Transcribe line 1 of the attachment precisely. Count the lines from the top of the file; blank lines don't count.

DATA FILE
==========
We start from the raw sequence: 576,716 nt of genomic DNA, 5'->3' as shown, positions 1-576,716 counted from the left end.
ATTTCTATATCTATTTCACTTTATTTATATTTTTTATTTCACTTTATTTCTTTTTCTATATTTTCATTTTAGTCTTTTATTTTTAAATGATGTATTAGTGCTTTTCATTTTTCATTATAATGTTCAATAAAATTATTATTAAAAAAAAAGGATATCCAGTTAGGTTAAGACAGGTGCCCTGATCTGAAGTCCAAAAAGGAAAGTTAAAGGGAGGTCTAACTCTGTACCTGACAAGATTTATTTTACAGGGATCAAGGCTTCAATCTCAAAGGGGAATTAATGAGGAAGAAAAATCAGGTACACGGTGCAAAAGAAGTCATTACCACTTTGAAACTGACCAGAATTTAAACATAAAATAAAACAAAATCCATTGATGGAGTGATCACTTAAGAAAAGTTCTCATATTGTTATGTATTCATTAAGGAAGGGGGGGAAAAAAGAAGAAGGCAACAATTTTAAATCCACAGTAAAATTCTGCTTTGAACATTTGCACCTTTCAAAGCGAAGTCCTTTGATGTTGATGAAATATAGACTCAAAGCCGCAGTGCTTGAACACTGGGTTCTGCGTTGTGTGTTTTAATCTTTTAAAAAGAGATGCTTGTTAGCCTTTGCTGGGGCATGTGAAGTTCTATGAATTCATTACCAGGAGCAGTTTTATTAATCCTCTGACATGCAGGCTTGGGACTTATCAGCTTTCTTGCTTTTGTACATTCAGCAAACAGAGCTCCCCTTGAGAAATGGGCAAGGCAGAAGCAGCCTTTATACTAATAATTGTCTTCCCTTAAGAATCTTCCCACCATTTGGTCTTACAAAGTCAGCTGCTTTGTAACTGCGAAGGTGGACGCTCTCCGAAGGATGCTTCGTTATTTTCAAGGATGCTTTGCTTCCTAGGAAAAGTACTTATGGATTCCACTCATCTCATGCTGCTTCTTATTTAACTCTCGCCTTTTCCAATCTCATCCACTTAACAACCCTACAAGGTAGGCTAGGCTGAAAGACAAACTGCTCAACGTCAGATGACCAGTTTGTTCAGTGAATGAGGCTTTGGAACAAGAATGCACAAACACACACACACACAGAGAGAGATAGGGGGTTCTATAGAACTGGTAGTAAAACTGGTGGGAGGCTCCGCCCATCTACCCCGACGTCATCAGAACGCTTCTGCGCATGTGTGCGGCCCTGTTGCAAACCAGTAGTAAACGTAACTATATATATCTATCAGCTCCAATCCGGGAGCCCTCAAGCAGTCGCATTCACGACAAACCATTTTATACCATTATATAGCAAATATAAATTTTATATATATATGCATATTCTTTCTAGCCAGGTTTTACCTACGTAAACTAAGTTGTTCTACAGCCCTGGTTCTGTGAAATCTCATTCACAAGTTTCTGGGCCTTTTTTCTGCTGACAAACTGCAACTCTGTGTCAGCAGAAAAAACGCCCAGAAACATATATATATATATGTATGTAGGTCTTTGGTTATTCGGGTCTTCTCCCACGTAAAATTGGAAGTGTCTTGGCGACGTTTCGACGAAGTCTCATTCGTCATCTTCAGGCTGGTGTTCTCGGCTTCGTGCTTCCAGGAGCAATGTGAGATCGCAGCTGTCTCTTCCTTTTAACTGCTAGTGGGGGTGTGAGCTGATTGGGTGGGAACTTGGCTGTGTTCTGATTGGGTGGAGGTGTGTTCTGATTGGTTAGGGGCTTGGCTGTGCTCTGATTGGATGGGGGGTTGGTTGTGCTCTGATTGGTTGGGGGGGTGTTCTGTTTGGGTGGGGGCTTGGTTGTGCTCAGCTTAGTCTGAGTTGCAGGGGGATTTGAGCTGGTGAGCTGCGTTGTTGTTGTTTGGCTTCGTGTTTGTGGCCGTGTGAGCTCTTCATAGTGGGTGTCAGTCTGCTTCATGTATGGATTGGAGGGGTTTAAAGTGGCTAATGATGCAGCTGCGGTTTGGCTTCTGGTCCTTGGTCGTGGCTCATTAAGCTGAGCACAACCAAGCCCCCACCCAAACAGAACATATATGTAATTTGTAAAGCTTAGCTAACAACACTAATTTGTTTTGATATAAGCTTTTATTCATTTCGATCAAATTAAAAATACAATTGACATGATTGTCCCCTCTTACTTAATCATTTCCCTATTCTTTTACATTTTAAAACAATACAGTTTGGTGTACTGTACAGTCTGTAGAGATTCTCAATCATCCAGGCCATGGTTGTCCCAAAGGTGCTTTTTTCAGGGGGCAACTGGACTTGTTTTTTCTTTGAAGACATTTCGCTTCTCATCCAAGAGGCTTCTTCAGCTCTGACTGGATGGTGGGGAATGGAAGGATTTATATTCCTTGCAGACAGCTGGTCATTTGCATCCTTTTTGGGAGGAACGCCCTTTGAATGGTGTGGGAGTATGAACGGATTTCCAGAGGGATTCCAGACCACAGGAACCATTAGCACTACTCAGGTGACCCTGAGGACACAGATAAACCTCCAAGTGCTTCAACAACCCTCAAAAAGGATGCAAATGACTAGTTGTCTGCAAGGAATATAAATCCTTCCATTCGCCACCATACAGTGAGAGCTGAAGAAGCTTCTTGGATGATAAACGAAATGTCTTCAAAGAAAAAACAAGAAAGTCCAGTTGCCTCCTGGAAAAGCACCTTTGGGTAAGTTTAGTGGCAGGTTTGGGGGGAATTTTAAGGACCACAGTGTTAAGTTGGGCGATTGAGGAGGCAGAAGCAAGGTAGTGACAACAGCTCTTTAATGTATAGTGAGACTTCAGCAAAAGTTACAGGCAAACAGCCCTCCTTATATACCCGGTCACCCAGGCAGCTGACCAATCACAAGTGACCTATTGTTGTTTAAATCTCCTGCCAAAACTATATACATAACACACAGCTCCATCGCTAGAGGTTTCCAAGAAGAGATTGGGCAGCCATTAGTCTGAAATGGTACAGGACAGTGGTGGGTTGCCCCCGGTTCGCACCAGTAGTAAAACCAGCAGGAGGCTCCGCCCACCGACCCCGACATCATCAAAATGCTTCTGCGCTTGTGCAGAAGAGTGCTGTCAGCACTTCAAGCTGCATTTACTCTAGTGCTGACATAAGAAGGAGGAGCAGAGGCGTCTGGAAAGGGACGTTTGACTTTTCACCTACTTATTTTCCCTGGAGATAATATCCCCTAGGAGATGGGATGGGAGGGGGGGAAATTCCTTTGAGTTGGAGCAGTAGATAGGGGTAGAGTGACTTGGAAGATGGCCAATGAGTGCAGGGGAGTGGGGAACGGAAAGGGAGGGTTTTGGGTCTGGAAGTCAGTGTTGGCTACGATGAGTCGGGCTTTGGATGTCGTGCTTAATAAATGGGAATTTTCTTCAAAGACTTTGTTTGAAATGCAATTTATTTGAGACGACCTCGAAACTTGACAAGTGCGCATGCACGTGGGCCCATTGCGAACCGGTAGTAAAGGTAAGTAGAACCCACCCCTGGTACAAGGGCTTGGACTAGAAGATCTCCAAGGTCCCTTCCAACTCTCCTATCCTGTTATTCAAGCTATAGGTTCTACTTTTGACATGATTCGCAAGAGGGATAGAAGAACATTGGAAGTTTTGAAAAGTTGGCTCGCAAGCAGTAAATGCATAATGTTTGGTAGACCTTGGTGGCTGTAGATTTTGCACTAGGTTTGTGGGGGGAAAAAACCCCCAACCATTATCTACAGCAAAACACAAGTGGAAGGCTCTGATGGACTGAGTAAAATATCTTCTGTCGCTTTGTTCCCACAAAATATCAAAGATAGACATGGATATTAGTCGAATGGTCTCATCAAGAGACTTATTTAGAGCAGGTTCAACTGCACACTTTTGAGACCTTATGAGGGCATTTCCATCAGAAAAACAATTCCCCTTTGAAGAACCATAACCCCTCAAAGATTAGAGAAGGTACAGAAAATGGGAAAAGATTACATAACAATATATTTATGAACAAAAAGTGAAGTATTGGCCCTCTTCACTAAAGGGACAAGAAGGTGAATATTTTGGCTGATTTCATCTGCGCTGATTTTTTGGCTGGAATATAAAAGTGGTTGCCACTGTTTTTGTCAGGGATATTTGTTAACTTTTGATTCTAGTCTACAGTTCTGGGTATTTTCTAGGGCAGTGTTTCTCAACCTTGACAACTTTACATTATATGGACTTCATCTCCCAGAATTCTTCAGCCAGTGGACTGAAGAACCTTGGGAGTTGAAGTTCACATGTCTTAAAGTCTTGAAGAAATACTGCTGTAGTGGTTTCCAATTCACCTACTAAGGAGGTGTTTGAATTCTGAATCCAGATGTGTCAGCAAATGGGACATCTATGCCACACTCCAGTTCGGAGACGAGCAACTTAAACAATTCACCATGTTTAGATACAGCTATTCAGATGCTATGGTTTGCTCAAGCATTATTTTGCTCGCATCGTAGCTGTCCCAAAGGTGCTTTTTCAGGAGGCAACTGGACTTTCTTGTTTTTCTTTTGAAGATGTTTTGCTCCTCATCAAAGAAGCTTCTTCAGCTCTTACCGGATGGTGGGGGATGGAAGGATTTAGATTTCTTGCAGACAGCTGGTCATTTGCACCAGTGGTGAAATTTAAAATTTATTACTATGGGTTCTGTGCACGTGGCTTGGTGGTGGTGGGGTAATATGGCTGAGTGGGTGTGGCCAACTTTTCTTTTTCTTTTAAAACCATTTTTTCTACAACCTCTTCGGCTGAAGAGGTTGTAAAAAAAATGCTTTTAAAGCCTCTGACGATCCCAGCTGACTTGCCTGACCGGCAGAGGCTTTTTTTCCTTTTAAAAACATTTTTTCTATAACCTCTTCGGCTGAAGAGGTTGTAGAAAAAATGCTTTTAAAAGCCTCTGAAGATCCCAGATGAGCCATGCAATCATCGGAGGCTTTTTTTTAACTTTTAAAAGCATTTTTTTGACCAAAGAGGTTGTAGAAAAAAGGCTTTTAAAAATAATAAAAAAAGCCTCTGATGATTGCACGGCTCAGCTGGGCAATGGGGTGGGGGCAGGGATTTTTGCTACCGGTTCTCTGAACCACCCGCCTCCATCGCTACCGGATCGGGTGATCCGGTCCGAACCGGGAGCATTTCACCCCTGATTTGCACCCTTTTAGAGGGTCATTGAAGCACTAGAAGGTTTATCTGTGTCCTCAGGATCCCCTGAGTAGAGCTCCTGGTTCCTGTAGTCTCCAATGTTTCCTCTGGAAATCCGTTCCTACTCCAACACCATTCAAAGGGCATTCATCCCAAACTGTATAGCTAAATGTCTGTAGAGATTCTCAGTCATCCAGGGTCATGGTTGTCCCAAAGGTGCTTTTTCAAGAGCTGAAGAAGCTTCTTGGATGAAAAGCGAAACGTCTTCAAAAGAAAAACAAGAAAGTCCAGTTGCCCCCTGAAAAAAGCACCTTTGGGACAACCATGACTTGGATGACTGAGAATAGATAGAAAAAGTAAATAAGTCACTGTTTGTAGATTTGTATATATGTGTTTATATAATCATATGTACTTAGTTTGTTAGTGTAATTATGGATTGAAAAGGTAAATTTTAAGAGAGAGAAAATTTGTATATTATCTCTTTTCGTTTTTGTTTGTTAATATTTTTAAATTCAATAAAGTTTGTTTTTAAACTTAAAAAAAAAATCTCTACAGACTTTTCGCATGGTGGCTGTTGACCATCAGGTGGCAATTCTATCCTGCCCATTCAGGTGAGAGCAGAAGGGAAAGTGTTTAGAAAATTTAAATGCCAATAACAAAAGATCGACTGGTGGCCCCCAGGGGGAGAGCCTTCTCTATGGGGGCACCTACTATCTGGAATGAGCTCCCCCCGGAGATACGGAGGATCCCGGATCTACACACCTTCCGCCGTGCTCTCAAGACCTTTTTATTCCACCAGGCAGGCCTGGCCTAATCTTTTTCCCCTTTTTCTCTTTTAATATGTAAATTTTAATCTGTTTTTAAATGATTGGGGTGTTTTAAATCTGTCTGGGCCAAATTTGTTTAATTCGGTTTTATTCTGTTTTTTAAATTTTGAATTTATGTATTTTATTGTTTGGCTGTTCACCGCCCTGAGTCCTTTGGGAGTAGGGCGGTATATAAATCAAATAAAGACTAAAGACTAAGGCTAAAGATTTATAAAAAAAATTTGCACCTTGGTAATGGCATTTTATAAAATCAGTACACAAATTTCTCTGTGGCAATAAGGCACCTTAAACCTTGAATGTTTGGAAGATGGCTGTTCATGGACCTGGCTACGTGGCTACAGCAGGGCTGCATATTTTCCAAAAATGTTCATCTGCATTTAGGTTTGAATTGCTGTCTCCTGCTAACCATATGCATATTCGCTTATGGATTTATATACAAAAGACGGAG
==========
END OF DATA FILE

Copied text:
We start from the raw sequence: 576,716 nt of genomic DNA, 5'->3' as shown, positions 1-576,716 counted from the left end.